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Faces of GT-239: Malmstrom's missileers

An Air Force Global Strike Command unarmed Minuteman III intercontinental ballistic missile launches during an operational test at 12:51 Pacific Time Wednesday, Aug. 11, 2021, at Vandenberg Space Force Base, Calif.

An Air Force Global Strike Command unarmed Minuteman III intercontinental ballistic missile launches during an operational test at 12:51 Pacific Time Wednesday, Aug. 11, 2021, at Vandenberg Space Force Base, Calif. ICBM test launches demonstrate that the U.S. ICBM fleet is relevant, essential and key to leveraging dominance in an era of Strategic Competition. (U.S. Space Force photo by Michael Peterson)

MALMSTROM AIR FORCE BASE, Mont. -- Ten months ago, preparation was made for an individual Minuteman III intercontinental ballistic missile to conduct a test launch, which occurred Aug. 11, 2021 at 12:53 A.M.

Every year, Air Force Global Strike Command schedules three-to-four launches, or Glory Trips, consisting of operational, unarmed Minuteman III ICBMs.

Glory Trips consist of integrated operations between the three missile wings: 341st Missile Wing from Malmstrom Air Force Base, Montana; 90th Missile Wing from F.E. Warren Air Force Base, Wyoming; and the 91st Missile Wing from Minot Air Force Base, North Dakota.

For this year’s launch, Glory Trip-239, each wing sent two ICBM combat crew members, commonly referred to as missileers, to Vandenberg Space Force Base, California, where the launches take place.

Malmstrom’s representatives for GT-239 were Capt. Sarah Ingram, 10th Missile Squadron instructor, and 1st Lt. Ryan Stimson, 12th Missile Squadron ICBM combat crew commander.

“The purpose of these Glory Trips are not only to test our systems and personnel, but also to show the world that our weapons system can still perform the way it needs to,” said Engram. “Each launch tests or monitors different aspects, but the driving principle remains the same.”

Engram and Stimson regularly deploy to Malmstrom’s 13,800-square-mile missile complex to perform alert duties in launch control centers, where they are responsible for overseeing more than 10 missile silos at time.

Engram works as a flight instructor for the 10th MS, ensuring squadron members are current on all training and ready to deploy to the field at all times, although, she considers pulling alert her primary duty.

“I still consider my first job to be posting to the field and pulling alert,” said Engram. “I enjoy both [pulling alert and instructing] and I take pride in doing my job; it helps keep the nation safe.”

Part of Stimson’s job, as a combat crew commander, is coordinating with Airmen of multiple career fields, such as authenticating commands and procedures with maintenance Airmen and ensuring missile site security through security forces defenders.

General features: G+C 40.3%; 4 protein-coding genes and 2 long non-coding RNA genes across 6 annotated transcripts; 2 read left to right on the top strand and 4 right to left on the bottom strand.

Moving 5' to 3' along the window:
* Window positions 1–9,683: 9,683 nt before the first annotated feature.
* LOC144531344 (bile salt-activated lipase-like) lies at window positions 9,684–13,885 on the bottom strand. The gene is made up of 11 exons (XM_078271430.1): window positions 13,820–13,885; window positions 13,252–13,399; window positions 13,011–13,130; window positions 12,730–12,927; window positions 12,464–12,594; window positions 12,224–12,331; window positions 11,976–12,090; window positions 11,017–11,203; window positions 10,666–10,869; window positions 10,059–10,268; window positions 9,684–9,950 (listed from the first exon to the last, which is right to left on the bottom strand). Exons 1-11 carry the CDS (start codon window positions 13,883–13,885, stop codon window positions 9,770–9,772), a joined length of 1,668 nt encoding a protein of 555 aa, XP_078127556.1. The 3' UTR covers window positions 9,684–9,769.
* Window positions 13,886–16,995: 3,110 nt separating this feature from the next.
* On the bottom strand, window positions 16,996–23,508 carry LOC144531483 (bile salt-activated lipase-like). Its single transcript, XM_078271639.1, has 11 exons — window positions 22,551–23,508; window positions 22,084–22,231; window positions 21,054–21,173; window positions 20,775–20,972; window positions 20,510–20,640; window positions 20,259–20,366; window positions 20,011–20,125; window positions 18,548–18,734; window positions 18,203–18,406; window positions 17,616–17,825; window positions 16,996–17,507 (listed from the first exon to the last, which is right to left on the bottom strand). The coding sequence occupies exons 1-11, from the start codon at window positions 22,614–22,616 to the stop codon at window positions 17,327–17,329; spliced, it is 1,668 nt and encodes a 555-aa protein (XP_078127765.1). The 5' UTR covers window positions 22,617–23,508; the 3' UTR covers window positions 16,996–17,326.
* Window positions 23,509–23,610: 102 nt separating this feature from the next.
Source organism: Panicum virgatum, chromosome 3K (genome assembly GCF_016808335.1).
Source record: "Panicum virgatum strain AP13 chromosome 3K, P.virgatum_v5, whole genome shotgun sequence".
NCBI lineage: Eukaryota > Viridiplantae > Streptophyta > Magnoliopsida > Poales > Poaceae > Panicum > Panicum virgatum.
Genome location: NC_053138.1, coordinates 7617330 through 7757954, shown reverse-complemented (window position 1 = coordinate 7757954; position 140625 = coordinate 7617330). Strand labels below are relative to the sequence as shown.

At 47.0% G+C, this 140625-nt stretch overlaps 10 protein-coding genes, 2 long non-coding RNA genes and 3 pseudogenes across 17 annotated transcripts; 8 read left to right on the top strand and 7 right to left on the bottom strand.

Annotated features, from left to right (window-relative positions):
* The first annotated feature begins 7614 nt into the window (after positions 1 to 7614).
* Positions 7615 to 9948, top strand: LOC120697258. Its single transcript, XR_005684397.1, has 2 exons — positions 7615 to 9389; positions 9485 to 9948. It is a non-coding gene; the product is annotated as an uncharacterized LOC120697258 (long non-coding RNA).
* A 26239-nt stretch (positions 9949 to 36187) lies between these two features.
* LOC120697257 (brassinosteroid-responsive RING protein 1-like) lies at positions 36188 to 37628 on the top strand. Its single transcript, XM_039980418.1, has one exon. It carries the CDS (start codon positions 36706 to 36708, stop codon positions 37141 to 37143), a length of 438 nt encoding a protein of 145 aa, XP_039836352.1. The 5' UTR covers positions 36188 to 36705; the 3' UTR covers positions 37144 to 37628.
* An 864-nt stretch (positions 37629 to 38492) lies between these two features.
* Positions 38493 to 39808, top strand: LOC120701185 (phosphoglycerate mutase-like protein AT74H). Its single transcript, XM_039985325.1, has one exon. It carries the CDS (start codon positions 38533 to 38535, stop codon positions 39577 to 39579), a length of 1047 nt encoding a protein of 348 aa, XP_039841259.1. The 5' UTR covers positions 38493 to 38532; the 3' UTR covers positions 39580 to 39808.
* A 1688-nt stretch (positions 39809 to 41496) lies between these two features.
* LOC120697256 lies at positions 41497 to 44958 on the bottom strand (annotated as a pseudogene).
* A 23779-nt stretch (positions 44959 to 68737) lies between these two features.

“I made known my desire to be considered for this unique opportunity to be part of GT-239,” said Stimson. “My flight commander and assistant flight commanders fought for me to be selected.”

Once selected as operations crew members for GT-239, Engram and Stimson were given two weeks to complete training and professional development specific to VSFB.

After training and upon arrival to VSFB, they had to conduct alert status, man the LCC and send out commands to the missile.

“While we are here, we are responsible for monitoring the missile after it goes on alert,” said Engram. “Basically, we will pull alert as we do at the wing to make sure the missile is ready to go when we need to launch. We coordinate with all members of the task force and work with those at the 576th [Flight Test Squadron] to ensure everything is going as planned.”

They also performed tests, checks and procedures in conjunction with the 576th FTS located at VSFB.

“From procedures to equipment, there are definitely some test-specific differences between the 576th and the missile wings,” said Stimson. “They do keep things realistic as to how things are done at the operational missile wings.”

One major difference between the test squadron and the missile wings is the key turn process. Missileers at Malmstrom practice each step of the launch procedure in the missile procedure trainer - a simulated LCC – then turn the keys to simulate a missile launch. During GT-239, however, when the missileers turned the keys, an operational missile launched.

Collaboration across different career fields, bases and units resulted in a successful test launch for GT-239.

“Since being here, I’ve been able to see missile handling teams, missile maintenance teams and electro-mechanical technicians work first-hand,” said Stimson. “They would place the missile, conduct coding actions and other maintenance procedures that we, as operators, rarely get to see at the wings.

“This is a dream assignment for missileers,” he concluded. “I’m glad I was selected.”
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